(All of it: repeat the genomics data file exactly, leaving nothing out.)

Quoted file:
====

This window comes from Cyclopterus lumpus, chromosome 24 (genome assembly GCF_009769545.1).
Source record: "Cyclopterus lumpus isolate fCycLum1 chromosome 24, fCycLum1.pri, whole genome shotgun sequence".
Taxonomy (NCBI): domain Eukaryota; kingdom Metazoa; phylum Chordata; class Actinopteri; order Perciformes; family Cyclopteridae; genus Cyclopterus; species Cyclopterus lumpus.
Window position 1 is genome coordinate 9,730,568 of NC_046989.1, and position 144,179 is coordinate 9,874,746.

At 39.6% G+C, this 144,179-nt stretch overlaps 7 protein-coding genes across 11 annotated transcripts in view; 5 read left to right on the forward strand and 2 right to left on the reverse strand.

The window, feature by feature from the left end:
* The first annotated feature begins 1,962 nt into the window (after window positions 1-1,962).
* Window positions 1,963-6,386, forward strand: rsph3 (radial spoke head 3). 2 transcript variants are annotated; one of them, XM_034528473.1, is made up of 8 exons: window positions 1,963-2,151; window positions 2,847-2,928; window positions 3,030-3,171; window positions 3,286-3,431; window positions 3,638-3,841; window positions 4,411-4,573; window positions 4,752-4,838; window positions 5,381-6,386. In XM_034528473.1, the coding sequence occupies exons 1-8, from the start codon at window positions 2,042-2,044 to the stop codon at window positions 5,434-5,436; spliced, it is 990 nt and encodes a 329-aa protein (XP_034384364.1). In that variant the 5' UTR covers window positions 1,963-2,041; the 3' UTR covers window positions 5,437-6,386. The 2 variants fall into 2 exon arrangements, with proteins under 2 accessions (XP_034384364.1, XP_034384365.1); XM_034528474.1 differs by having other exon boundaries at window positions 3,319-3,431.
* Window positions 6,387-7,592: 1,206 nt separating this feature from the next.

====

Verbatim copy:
This window comes from Cyclopterus lumpus, chromosome 24 (genome assembly GCF_009769545.1).
Source record: "Cyclopterus lumpus isolate fCycLum1 chromosome 24, fCycLum1.pri, whole genome shotgun sequence".
Taxonomy (NCBI): domain Eukaryota; kingdom Metazoa; phylum Chordata; class Actinopteri; order Perciformes; family Cyclopteridae; genus Cyclopterus; species Cyclopterus lumpus.
Window position 1 is genome coordinate 9,730,568 of NC_046989.1, and position 144,179 is coordinate 9,874,746.

At 39.6% G+C, this 144,179-nt stretch overlaps 7 protein-coding genes across 11 annotated transcripts in view; 5 read left to right on the forward strand and 2 right to left on the reverse strand.

The window, feature by feature from the left end:
* The first annotated feature begins 1,962 nt into the window (after window positions 1-1,962).
* Window positions 1,963-6,386, forward strand: rsph3 (radial spoke head 3). 2 transcript variants are annotated; one of them, XM_034528473.1, is made up of 8 exons: window positions 1,963-2,151; window positions 2,847-2,928; window positions 3,030-3,171; window positions 3,286-3,431; window positions 3,638-3,841; window positions 4,411-4,573; window positions 4,752-4,838; window positions 5,381-6,386. In XM_034528473.1, the coding sequence occupies exons 1-8, from the start codon at window positions 2,042-2,044 to the stop codon at window positions 5,434-5,436; spliced, it is 990 nt and encodes a 329-aa protein (XP_034384364.1). In that variant the 5' UTR covers window positions 1,963-2,041; the 3' UTR covers window positions 5,437-6,386. The 2 variants fall into 2 exon arrangements, with proteins under 2 accessions (XP_034384364.1, XP_034384365.1); XM_034528474.1 differs by having other exon boundaries at window positions 3,319-3,431.
* Window positions 6,387-7,592: 1,206 nt separating this feature from the next.